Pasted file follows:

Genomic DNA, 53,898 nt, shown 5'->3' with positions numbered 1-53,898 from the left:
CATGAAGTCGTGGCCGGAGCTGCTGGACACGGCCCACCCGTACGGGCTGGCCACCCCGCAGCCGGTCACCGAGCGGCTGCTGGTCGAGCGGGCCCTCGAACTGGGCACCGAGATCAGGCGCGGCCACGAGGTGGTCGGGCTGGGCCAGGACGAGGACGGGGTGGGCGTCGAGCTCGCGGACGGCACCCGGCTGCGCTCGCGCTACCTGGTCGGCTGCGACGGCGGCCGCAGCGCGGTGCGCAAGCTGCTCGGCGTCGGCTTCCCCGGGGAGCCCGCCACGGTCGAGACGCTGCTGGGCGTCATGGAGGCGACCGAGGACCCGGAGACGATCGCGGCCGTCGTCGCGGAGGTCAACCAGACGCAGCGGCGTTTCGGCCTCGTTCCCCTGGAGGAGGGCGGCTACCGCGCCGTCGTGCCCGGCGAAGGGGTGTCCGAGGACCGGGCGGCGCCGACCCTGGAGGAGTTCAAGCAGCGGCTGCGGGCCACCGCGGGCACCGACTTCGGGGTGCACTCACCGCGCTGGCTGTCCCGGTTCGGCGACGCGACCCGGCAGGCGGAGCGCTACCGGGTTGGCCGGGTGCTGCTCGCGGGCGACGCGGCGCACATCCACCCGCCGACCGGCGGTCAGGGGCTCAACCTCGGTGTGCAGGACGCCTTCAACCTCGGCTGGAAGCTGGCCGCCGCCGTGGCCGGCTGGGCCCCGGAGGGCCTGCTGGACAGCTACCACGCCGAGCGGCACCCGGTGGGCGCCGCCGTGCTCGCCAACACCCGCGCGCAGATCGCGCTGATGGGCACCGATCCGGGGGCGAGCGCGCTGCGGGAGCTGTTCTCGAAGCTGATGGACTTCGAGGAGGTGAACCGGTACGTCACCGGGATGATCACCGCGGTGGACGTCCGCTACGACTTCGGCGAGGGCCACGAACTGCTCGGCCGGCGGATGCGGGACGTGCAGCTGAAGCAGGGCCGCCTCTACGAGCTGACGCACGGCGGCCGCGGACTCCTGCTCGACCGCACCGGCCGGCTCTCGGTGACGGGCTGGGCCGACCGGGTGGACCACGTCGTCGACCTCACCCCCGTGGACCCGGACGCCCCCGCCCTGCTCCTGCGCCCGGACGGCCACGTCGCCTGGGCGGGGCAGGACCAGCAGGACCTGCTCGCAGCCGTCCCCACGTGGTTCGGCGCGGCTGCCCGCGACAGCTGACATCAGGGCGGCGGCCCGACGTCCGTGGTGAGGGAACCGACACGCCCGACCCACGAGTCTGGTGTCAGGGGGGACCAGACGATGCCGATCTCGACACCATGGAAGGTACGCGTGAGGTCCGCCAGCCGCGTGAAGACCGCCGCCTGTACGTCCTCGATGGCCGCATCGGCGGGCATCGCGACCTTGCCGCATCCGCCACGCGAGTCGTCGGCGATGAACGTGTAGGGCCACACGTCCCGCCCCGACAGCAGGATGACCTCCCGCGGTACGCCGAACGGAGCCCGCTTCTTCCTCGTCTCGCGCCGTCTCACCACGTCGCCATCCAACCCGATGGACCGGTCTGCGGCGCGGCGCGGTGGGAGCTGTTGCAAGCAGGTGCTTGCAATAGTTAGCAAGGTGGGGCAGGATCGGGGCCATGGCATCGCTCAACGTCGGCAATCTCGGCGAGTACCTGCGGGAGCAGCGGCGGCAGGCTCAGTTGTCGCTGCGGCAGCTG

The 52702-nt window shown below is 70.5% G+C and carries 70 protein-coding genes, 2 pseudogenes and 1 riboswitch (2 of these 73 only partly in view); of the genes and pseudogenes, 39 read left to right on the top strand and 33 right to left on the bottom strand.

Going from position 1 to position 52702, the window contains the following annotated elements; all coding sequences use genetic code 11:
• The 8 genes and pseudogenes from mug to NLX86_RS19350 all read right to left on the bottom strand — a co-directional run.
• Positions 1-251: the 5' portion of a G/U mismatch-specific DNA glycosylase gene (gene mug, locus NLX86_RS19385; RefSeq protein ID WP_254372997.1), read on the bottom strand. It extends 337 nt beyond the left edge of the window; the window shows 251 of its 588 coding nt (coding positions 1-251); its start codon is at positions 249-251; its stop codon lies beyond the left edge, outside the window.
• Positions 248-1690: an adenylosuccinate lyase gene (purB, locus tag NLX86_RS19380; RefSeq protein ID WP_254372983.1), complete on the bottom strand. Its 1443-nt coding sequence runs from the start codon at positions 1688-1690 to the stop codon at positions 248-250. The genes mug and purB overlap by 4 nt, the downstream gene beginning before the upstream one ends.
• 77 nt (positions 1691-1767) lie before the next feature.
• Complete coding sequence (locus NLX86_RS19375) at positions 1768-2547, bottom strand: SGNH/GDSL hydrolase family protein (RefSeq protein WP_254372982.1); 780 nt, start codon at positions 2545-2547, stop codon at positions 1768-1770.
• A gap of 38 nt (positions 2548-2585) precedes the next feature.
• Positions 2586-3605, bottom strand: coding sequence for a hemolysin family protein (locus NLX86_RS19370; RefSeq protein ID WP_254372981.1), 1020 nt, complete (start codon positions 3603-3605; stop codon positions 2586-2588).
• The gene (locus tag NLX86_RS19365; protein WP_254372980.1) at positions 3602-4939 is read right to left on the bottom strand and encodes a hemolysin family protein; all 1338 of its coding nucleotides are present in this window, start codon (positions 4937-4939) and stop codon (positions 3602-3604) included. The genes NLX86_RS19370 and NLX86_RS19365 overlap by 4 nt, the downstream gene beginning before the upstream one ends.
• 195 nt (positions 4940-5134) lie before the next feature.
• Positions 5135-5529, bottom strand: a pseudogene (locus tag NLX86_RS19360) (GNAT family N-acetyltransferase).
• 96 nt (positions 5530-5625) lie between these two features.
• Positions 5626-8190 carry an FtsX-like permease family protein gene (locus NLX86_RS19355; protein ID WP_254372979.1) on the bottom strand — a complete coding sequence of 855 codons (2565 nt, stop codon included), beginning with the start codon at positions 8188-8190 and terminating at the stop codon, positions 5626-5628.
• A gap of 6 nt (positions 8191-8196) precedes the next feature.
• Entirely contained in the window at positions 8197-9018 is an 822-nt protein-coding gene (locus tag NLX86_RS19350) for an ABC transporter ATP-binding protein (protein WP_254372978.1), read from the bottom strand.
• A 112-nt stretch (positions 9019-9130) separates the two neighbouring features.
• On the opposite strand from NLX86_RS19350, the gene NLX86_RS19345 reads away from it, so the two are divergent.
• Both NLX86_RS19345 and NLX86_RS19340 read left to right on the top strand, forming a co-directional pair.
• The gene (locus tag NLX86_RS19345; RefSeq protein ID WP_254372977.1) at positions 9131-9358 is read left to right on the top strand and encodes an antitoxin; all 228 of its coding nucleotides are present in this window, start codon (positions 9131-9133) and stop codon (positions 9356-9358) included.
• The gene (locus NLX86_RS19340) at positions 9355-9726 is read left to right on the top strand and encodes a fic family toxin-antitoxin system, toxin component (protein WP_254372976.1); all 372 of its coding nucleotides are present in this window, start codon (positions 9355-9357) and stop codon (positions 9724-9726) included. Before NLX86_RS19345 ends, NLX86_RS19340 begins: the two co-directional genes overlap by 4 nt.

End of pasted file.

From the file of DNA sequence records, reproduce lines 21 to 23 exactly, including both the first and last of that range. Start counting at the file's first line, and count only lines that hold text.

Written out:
• Both NLX86_RS19345 and NLX86_RS19340 read left to right on the top strand, forming a co-directional pair.
• The gene (locus tag NLX86_RS19345; RefSeq protein ID WP_254372977.1) at positions 9131-9358 is read left to right on the top strand and encodes an antitoxin; all 228 of its coding nucleotides are present in this window, start codon (positions 9131-9133) and stop codon (positions 9356-9358) included.
• The gene (locus NLX86_RS19340) at positions 9355-9726 is read left to right on the top strand and encodes a fic family toxin-antitoxin system, toxin component (protein WP_254372976.1); all 372 of its coding nucleotides are present in this window, start codon (positions 9355-9357) and stop codon (positions 9724-9726) included. Before NLX86_RS19345 ends, NLX86_RS19340 begins: the two co-directional genes overlap by 4 nt.